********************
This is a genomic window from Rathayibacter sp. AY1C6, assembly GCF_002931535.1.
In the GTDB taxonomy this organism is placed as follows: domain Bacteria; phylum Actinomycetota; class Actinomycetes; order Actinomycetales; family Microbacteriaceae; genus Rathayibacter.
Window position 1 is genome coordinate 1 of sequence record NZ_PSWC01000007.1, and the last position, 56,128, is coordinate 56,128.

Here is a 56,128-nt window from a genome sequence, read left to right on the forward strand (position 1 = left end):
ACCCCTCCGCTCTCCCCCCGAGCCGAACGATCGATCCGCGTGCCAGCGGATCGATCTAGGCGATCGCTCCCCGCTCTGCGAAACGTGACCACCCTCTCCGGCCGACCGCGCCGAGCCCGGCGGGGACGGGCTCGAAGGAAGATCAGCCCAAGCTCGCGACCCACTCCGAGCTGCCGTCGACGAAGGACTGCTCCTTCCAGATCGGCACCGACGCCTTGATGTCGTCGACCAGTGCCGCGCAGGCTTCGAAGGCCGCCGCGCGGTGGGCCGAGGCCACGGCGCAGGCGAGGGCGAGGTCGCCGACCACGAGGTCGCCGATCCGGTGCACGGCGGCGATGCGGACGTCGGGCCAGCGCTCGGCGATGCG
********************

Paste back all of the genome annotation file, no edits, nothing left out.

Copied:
This is a genomic window from Rathayibacter sp. AY1C6, assembly GCF_002931535.1.
In the GTDB taxonomy this organism is placed as follows: domain Bacteria; phylum Actinomycetota; class Actinomycetes; order Actinomycetales; family Microbacteriaceae; genus Rathayibacter.
Window position 1 is genome coordinate 1 of sequence record NZ_PSWC01000007.1, and the last position, 56,128, is coordinate 56,128.

Here is a 56,128-nt window from a genome sequence, read left to right on the forward strand (position 1 = left end):
ACCCCTCCGCTCTCCCCCCGAGCCGAACGATCGATCCGCGTGCCAGCGGATCGATCTAGGCGATCGCTCCCCGCTCTGCGAAACGTGACCACCCTCTCCGGCCGACCGCGCCGAGCCCGGCGGGGACGGGCTCGAAGGAAGATCAGCCCAAGCTCGCGACCCACTCCGAGCTGCCGTCGACGAAGGACTGCTCCTTCCAGATCGGCACCGACGCCTTGATGTCGTCGACCAGTGCCGCGCAGGCTTCGAAGGCCGCCGCGCGGTGGGCCGAGGCCACGGCGCAGGCGAGGGCGAGGTCGCCGACCACGAGGTCGCCGATCCGGTGCACGGCGGCGATGCGGACGTCGGGCCAGCGCTCGGCGATGCG